Anyway, I agree with Grant that “guess what” is universally punctuated with a question mark — but I still don’t understand why! (Or should that be: “I still don’t understand why?“)

2010/11/07
3:30am
Dan S
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I think the way to properly punctuate it would be:
Guess “What?”!
I don’t think the phrase is at all part of a longer phrase or a rearranging of words to shorten your point. It’s conveying exactly what it means to convey. You say, “Guess, “What?”!”, and wait for the other person to say, “What?”. If they don’t, often they won’t get told “What”, at least that’s how it works in my house. :)

Having said all that, punctuating it that way is way too cumbersome and would never catch on. Since the inflection rises at the end of thephrase I will stick with “Guess What?”. Perhaps capitalizing the “What” makes it look better.

2010/11/07
9:36am
natatorium
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Horse apples. I grew up as a townie in a rural area. During family car rides in the country, we would encounter what my parents called “horse apples” on the road.

All these food variations are just ways to talk about sh*t without saying sh*t. The reliance on food terms comes from the fact that the production process and the product are in many ways reminiscent of cooking and food (think baking – although you may never enjoy another molasses cookie) much moreso than any other activity, say, carpentry, sculpting, high fashion design, FOX News. Wait…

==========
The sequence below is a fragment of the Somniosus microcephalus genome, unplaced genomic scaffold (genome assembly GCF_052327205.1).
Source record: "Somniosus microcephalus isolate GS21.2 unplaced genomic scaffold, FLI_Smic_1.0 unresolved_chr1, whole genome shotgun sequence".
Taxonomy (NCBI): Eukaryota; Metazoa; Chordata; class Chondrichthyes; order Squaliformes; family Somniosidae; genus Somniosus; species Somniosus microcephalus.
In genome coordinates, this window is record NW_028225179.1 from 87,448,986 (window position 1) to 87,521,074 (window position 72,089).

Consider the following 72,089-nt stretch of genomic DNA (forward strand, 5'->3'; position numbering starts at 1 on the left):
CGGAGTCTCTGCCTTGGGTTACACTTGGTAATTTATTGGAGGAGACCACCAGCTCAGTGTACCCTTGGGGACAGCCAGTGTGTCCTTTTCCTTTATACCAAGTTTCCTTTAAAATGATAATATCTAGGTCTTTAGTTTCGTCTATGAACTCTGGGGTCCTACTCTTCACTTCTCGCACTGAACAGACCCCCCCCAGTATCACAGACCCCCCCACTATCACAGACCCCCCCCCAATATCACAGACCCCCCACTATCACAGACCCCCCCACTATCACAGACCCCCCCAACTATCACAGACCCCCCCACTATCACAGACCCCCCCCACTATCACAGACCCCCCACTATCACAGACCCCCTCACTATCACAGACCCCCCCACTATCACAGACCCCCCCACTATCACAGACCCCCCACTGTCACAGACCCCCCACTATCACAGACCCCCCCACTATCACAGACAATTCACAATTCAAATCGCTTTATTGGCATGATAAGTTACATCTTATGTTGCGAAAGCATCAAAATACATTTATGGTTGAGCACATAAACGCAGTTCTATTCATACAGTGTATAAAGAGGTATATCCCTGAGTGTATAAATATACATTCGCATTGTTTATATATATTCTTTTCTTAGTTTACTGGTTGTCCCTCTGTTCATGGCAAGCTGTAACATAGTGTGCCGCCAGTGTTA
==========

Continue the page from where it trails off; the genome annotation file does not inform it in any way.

2010/11/07
2:47pm
Halszka
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We have an equivalent of “sleeping like a log” in Polish: “spać jak kÅ‚oda” and something similar to the English “be dead to the world” – “spać jak zabity” :).

2010/11/08
6:53am
Glenn
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Wow. Unless I miss my guess, zabity means a dead man who has suffered specifically a violent death, murdered, slain, and not someone who has died peacefully of natural causes. What a great image for after a hard day’s work.

Ja spal jak zabity.

2010/11/08
9:00am
Debby with a why
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A gooseberry looks a little bit like an eye, doesn’t it? Maybe that’s the metaphor here — the gooseberry is keeping an eye on the couple.

2010/11/08
9:30am
Debby with a why
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Wikipedia has an explanation to answer one caller’s question: But who’s Kirby? And who’s Bobby? See http://en.wikipedia.org/wiki/Bobby_pin.

2010/11/08
10:06am
telemath
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Dan S said:

I think the way to properly punctuate it would be:
Guess “What?”!


It’s overpunctuated, cumbersome and perfect. It makes the statement clear from all angles. I love it.

2010/11/08
1:51pm
Glenn
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I know that a lot of people, including an unnamed radio host, assert that “Guess what” ends with a rising inflection. I would never say it with a rising inflection. In fact, my inflection falls pretty sharply. I’m not saying that the punctuation should be based on the inflection, but I can’t imagine hearing it with a rising infection, unless perhaps someone was puzzled and repeating the phrase in question form.

Guess what!
“Guess what?” What does that mean?

By the way, “What does that mean?” also ends with a falling inflection, since the high point is on the word that. Still, it is a question. So I’m not forcing the punctuation by the inflection. I’m just very puzzled about the assertions.